In many ways, the Senate's 60-40 vote early Monday morning to shut down a filibuster of health care legislation was the most important one there will be over the next few days. After this, the bill's passage later this week probably on Christmas Eve is going to be an anticlimax. And while the bill still must go through a conference committee, where the House and Senate will iron out their differences over a host of issues, the odds that some kind of health care legislation will make it to President Obama's desk early next year have grown substantially. "Today, the Senate took another historic step toward our goal of delivering access to quality, affordable health care to all Americans," Senate Majority Leader Harry Reid said in a statement. He went on to add that the bill will help "promote choice and competition to drive down skyrocketing health care costs for families ... all across America."
But there is one question about the process that people are likely to be debating for years: Did the road to passage really have to be this rocky? The shape of the legislation and specifically, the fact that there were never going to be 60 votes in the Senate for a government-run public option has been clear for months. So why did Reid insist upon taking the public option to the Senate floor as part of the initial bill he introduced, making the fight even messier and at times seriously jeopardizing Dems' chances of passing such a landmark bill?
More cynical observers think the answer is rooted in the fact the Reid faces what could be a difficult re-election in Nevada next year. "The reason was clear," wrote Washington Post columnist Dana Milbank. "The attempt would excite his Democratic base in Nevada, which would give him credit for trying even when the plan ultimately failed, as it did this week. But Reid seemed not to have considered, or cared about, the collateral damage: forcing moderate Democrats such as Blanche Lincoln of Arkansas to cast a procedural vote in favor of the public option that could prove ruinous to their own careers and to the party's majority."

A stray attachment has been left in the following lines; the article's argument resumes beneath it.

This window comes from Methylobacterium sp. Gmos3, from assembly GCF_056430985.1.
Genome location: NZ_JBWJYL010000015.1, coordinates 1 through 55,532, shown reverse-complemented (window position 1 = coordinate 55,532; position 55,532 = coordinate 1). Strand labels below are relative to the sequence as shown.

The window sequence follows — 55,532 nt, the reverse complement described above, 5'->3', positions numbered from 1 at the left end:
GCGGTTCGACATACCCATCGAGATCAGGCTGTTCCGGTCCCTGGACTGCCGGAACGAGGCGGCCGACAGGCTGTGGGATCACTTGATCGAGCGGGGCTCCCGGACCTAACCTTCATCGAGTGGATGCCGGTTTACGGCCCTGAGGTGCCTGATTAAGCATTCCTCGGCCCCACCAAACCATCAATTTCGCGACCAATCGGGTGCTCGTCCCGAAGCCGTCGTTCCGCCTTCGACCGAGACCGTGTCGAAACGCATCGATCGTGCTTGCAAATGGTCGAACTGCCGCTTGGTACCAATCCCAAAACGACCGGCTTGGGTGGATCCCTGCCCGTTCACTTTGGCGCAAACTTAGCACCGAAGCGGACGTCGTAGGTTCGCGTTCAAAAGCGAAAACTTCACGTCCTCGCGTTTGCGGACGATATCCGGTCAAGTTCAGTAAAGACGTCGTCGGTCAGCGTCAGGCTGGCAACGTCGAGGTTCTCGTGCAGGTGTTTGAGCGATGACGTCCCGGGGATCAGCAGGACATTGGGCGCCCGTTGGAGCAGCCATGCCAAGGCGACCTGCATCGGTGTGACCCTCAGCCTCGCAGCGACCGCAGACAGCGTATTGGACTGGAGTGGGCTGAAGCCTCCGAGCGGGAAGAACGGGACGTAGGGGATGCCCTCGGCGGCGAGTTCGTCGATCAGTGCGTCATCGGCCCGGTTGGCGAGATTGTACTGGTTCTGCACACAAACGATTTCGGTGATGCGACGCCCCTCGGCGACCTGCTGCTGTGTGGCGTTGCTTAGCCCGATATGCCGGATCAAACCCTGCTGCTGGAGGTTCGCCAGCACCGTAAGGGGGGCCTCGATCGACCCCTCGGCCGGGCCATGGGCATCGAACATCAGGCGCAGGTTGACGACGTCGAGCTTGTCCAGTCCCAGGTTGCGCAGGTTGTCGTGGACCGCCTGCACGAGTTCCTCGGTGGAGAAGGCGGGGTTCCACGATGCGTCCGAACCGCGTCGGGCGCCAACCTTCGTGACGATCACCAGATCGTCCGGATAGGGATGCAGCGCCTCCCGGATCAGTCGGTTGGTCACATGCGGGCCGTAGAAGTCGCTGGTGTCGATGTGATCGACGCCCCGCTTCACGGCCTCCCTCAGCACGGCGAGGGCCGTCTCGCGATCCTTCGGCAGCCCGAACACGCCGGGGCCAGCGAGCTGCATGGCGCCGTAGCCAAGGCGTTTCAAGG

But Tom Daschle, Reid's predecessor as Senate Democratic leader, says the calculation was far more complicated than that, and reflected the unique political rhythms of the Senate as an institution. One cliché about the job of the Majority Leader is that it is like carrying bullfrogs in a wheelbarrel. He never knows when one of his members is going to hop out, and unless he is sure he has all 60 of them aboard at the precise moment of the vote, he can't get anything done.
Reid, says Daschle, had no choice but to offer the public option. "He was under intense pressure from the House [which has one in its bill] and the liberals in the caucus to at least make the effort." Also, by including the option, Reid gained a valuable bargaining chip something he could give up in negotiations to win the votes of more conservative members like Connecticut's Joe Lieberman, an independent who is counted as part of the Democratic caucus, and Nebraska's Ben Nelson.
Ultimately, of course, a win is a win. What Reid and President Obama can claim is an achievement that has eluded Democratic Presidents and lawmakers going back more than a half century. "The much-pilloried Harry Reid led an increasingly undemocratic and dysfunctional institution to a stunning victory for the majority party," the Brookings Institution's Tom Mann wrote in Politico. "He deserves an apology from any number of prominent Washingtonians." But if there's one thing Harry Reid has been in Washington long enough to know, it is this: He shouldn't hold his breath waiting for one.